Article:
I entered and watched those beautiful ceilings, felt the soft carpet under my feet, and admiring the majestic lamps, my tension was reduced. The mosque was divided into three zones: a small part where women pray, another small part where tourists are allowed to be while it isn’t the time for prayer and a broader third to the front where men pray.
I saw several young Muslim women and men behind the division between the tourist area and the male prayer area talking to visitors. I was curious and felt a strong need to approach subtly to listen. When he was available, I slowly walked until was in front of him. He offered me a pamphlet, I accepted it and immediately asked him to explain a little about his culture. We sat on the rug and patiently answered each of my questions, expanding each topic with data and valuable information about their beliefs.
Within their convictions, women use the hijab to protect themselves and not be sexualized, the separation between genders within the mosque is given to avoid distractions. When they pray, they touch their shoulders as a symbol of equality and It’s not well seen to touch a woman, it’s disrespectful. Women also don’t feel comfortable with the proximity of strangers and apply the same principle. He told me that Islam is very different in each country since there are more radical, conservative areas. They think that the Virgin Mary was a messenger of God and women should follow her, if she was covered, they should follow the example. They follow the Coran (which is analogous to the Bible for Catholics and Christians) literally because it’s the sacred word and guidance that God gave them to live.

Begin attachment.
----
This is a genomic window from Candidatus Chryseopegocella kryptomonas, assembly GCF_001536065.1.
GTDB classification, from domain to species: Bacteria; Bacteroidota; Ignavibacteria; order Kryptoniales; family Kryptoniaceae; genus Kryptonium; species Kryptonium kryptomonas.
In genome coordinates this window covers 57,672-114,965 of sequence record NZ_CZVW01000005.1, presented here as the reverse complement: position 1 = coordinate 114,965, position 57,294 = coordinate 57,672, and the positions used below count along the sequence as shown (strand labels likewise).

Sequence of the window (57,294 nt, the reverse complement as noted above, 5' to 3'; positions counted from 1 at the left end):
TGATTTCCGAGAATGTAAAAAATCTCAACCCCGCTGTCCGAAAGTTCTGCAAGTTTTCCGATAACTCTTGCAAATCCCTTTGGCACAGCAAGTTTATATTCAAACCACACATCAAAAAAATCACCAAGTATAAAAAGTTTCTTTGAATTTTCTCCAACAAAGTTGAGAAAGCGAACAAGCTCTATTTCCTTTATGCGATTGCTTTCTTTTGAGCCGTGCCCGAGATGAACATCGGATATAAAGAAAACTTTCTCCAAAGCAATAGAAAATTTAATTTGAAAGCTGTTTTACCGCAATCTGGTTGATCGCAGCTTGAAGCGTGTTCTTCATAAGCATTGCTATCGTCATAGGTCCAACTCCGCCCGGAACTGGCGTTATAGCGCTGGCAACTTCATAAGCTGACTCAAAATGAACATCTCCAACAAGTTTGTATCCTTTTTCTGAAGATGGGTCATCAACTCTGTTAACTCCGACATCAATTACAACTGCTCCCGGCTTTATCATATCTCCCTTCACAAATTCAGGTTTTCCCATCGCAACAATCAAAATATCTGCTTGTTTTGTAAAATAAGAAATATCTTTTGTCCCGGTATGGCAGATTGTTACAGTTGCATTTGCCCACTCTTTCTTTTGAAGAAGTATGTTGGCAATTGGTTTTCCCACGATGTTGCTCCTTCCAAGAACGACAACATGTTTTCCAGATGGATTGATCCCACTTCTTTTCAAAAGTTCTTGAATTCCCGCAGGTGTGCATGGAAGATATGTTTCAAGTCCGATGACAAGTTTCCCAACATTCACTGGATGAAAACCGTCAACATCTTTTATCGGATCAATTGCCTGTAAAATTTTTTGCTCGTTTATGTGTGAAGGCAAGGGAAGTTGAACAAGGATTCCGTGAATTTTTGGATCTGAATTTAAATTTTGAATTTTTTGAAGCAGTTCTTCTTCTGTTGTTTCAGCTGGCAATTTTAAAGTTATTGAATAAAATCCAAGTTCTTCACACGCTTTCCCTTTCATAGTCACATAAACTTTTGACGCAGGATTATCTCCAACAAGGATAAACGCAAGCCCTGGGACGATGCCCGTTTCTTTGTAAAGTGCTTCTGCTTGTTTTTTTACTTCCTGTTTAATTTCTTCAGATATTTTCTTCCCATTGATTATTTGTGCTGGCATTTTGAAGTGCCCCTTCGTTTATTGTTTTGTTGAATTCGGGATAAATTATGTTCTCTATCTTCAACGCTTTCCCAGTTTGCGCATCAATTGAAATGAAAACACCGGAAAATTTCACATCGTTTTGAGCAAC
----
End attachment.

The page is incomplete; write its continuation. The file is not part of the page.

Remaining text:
Their main principal value is love, as Catholics. They believe that there were messengers and prophets and disagree with Christians because for them there is only one God; to think of the existence of the holy spirit or a trinity is inconceivable. The Coran tells them how to live and even some political laws are influenced by it. (Needless to say, I accepted a copy of the Coran to read at home).
The man can choose to marry a non-Muslim woman but not the other way around. Within their traditions, the man is the one who makes the decisions, the one who maintains the family and a dominant woman can become a problem. That said, the man is the one who decides what religion the children will follow. If a woman marries a person of another religion, that individual would have the power to choose another religion for the children and that’s not well seen either. It's almost an insult to the family.